“My name is kind of weird you know, Slice the Celestial Sorcerer, however it kind of grew to be that because when I first started rapping I was just Slice, that was the only name I had,” Rayburn said. “It’s an acronym, it’s stands for Sonic Lyrical Incisions Causing Elevation.”

The “Celestial Sorcerer” portion of the name came from comments from peers at his college. People would often tell him he could “work magic” with less-than-studio-quality equipment. From that, Rayburn adopted the word sorcerer. “Celestial” is a nod to his major and current profession.

Today is a different era in music. Rayburn grew up in the time of Missy Elliott, Outkast and R.A. the Rugged Man. Today’s rap has shifted from a lyric-driven industry to a production-based industry. Listeners value lyrical content less so for their meaning and more for their karaoke-potential, and popular rap songs seemingly require trap hi-hats and a vast catalog of ad-libs. Rayburn’s music harkens back to the golden age of hip-hop, bringing with it deep, groovy bass lines and a cadence that isn’t heard in much of today’s music.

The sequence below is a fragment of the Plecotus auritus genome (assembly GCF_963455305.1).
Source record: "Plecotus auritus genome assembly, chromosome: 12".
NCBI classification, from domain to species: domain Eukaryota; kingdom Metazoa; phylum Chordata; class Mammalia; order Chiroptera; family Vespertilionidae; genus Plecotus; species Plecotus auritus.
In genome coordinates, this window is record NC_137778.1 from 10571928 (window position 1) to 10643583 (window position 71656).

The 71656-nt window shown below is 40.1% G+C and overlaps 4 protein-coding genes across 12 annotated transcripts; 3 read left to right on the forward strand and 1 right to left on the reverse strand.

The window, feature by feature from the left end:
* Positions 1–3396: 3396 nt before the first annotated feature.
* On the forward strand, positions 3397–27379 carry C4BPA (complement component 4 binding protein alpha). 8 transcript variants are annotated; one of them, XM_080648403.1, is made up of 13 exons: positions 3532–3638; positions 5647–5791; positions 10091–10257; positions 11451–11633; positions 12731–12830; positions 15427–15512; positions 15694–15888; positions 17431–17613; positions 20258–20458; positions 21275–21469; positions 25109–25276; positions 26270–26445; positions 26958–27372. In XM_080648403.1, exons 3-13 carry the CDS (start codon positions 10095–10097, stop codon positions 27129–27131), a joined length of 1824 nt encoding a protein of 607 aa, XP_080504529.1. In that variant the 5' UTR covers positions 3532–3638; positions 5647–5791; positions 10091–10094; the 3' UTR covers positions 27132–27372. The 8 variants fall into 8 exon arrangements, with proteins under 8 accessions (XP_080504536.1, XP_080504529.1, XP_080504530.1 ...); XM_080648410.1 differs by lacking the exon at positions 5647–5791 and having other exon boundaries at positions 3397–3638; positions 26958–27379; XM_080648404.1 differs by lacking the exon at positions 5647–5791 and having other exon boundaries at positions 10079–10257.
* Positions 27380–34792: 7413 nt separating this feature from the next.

“I always wanted to have, when I do stuff, I always wanted to do stuff that had meaning, like I’m saying something,” Rayburn said. “I didn’t want it to just be spouting nonsense, there’s a time for that but that’s just not what I felt like my purpose for what I was doing was. I make my music to get my feelings off my chest and put them somewhere.”

Since returning to music, Rayburn has performed in various Ames venues, including staples like London Underground, DG’s Tap House and the Maintenance Shop. He released one album in 2017, titled “In Psyche Low Media Brown,” that clocks in at a hair under an hour long.

Today, Rayburn has turned to reconnecting with old friends to produce music, as well as maintaining his own solo career. Recently, Rayburn got in touch with a friend who also lives in Iowa. Michael Foster, who goes by The Source, attended high school with Rayburn and threw out the proposition for a collaborative album. Rayburn obliged.

“Cameron is a friend for more than 30 years and I’ve always been a big supporter of his music,” Foster said. “So it was a natural thought when I decided to dust off my microphone and record an album. It’s a dream come true for me, and working with him has been seamless. We know each other so well that we zig together, we zag together. That’s why I think our stage chemistry is so good. We just have that history.”